Last week I asked: Where can you visit a Flying Tigers’ Museum?
In Chongqing, China.
Travel has a way of connecting the dots.
A few years ago, John and I were in St. Charles, Louisiana, where we visited the Imperial Calcasieu Museum.
While browsing the displays I overheard someone say, “Claire Chennault! He is known by every school child in China.”
It caught my attention.
Claire Chennault, the commander of the Flying Tigers, a group of volunteer military men who trained in Burma, now called Myanmar, lived in St. Charles.
The Flying Tigers helped defend the Chinese against the Japanese before the U.S. entered the war.
When we were in Chongqing, China, we stayed at the lovely InterContinental Hotel.
Sharon, one of the most spot-on general managers we have ever run across, made a point to give personal attention to every guest.
When she found out we were Americans she said, “You have to go to the Flying Tigers and the General Stilwell museums. I will have someone take you.”
Chongqing, formerly Chungking, was China’s provisional capital during World War II and dubbed the “Foggy City.”
The cover of fog protected the planes on the ground from the Japanese air force.
Without her help we would have missed these two great museums.
The Flying Tiger Museum is dedicated to the memory of the American pilots, also known as the 1st American Volunteer Group, who fought with Chinese pilots against Japanese invading troops during the Second World War.
In early 1942 the Flying Tigers were the only Americans fighting the Axis powers – basically Germany, Italy and Japan.
The Flying Tigers, under the command of Chennault, consisted of three fighter squadrons with about 20 aircraft.
Their planes, mainly Curtiss P-40 Warhawks, were easy to recognize with their grinning shark mouth design and their exploits were widely publicized.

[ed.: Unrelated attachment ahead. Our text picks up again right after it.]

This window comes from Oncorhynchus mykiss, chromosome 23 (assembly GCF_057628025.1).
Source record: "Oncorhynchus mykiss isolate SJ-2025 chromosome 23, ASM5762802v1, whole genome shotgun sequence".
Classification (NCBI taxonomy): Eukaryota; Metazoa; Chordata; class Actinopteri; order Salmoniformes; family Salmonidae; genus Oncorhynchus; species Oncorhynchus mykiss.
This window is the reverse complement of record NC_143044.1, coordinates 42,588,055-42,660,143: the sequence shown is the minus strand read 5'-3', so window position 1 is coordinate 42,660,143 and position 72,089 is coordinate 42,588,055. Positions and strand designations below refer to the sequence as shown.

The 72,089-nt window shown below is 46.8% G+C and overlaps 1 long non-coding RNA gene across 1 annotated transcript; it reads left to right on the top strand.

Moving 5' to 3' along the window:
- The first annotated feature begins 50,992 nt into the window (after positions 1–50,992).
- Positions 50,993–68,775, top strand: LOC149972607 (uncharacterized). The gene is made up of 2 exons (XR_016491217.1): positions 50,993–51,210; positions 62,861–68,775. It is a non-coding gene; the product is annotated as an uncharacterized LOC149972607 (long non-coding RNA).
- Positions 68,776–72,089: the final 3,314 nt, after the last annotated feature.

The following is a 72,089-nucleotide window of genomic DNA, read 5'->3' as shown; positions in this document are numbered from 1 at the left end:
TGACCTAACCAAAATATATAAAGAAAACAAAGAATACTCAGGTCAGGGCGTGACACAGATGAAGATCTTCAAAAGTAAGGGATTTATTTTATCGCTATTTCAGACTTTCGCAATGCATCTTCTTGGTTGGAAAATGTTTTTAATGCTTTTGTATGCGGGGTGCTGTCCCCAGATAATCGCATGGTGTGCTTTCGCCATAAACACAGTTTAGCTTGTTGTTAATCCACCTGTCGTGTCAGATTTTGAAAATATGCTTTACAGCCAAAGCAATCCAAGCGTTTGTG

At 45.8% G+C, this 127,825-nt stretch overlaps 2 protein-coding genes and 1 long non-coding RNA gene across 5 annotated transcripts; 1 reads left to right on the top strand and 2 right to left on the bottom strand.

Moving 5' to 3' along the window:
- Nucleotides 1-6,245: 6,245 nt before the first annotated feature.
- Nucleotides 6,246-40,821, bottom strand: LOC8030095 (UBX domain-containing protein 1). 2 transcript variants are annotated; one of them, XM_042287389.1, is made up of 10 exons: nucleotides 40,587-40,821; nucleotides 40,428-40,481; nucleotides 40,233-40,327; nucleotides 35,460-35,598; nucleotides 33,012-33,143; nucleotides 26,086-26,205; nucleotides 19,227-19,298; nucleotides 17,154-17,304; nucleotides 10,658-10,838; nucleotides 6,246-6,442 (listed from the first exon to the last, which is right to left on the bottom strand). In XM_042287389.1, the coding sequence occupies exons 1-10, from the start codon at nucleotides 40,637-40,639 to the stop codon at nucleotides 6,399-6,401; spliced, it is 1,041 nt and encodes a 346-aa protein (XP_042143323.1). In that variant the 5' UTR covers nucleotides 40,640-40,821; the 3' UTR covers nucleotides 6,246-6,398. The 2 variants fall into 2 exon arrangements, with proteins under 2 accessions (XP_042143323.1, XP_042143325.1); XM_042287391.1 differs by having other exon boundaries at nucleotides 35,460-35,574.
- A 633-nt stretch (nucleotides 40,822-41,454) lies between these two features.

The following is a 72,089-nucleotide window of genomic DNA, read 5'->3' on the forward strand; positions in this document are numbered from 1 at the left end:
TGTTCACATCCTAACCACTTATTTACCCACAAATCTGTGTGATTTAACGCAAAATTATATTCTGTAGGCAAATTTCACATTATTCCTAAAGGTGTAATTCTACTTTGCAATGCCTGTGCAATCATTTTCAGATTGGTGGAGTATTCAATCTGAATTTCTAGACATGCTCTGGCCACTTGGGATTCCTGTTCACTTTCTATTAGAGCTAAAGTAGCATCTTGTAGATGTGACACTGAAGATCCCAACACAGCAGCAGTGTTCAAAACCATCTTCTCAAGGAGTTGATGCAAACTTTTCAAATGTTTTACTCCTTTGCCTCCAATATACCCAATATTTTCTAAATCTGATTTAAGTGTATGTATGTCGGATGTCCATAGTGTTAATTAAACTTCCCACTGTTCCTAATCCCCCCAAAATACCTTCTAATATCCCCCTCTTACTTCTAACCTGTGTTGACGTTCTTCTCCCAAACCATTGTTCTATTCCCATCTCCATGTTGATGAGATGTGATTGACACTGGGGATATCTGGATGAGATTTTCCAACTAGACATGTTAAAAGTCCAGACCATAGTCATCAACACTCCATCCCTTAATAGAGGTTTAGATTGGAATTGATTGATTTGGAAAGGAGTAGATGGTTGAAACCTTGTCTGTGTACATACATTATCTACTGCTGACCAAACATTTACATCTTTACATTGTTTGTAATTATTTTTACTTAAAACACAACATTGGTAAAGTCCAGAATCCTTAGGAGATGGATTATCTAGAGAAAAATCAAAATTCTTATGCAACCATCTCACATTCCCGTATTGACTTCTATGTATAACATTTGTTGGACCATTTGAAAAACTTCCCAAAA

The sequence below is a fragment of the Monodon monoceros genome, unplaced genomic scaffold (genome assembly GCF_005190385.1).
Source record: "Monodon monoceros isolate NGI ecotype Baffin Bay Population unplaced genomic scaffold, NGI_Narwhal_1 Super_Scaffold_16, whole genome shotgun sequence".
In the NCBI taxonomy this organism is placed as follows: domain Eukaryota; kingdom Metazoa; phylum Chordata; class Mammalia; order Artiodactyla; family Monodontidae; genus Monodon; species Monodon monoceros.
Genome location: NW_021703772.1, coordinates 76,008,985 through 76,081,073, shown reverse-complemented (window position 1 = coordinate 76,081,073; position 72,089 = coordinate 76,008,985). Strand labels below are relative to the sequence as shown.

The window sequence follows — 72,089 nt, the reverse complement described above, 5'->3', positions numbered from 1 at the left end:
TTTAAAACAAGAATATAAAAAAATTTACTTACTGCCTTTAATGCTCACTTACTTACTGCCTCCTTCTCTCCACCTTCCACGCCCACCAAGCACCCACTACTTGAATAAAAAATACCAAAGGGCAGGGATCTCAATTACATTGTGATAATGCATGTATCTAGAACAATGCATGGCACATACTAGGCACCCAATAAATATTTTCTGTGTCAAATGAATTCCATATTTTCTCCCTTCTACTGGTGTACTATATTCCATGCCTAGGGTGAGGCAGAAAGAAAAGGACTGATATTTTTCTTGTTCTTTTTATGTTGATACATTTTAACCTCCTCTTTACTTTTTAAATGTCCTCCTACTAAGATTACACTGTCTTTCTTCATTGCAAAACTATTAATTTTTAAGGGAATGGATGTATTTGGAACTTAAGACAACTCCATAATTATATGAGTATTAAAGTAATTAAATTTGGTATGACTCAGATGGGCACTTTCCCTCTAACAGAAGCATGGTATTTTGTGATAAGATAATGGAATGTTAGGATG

Chennault instituted the “dive-and-zoom” technique which was counter to what the pilots had been taught.
He said, “Always get above the enemy and try to hit him on the first pass. After that keep going.”
They are officially credited with destroying 299 Japanese planes.
Across the road is the museum that honors General Joseph W. Stilwell who was the Chief of Staff in the China Theater of Operation and Commander-in-Chief of the American Army in the China-Burma-India Theater.
Stilwell and Chennault were often at loggerheads about what direction to take in the war effort.
Chennault had the ear of Chiang Kai-Shek, the head of the Chinese government at that time, and was vilified by Stilwell.
Regardless, both aided significantly in helping the Chinese during World War II.
We were surprised to learn that Stilwell helped to train the Chinese army and he was instrumental in the construction of the Burma Road whereby supplies were able to reach China to aid in their fight with the Japanese.
In 1991, the museum opened in the house Stilwell occupied for several years with rooms restored to their wartime likeness and displays dealing with the war.
Sometimes we get so caught up in our own stories or the ‘big’ story that we forget the impact of some of the lesser known heroes and the death of others.
During World War II, the Chinese lost between 10 million and 20 million people – civilian and military – about two to four percent of their prewar population.
There are many stories of bravery and sacrifice during World War II, but the Flying Tigers and General Stilwell will long be remembered in China.
Trivia Tease™: What historic event took place in Oswego in May 1814? Look for the answer next week.
Sandra and her husband, John, have been exploring the world for decades, always on the lookout for something new and unique to experience. We have sailed down the Nile for a week on a felucca, stayed with the Pesch Indians in La Mosquitia, visited schools in a variety of countries, and — to add balance to our life — stayed at some of the most luxurious hotels in the world. Let the fun continue!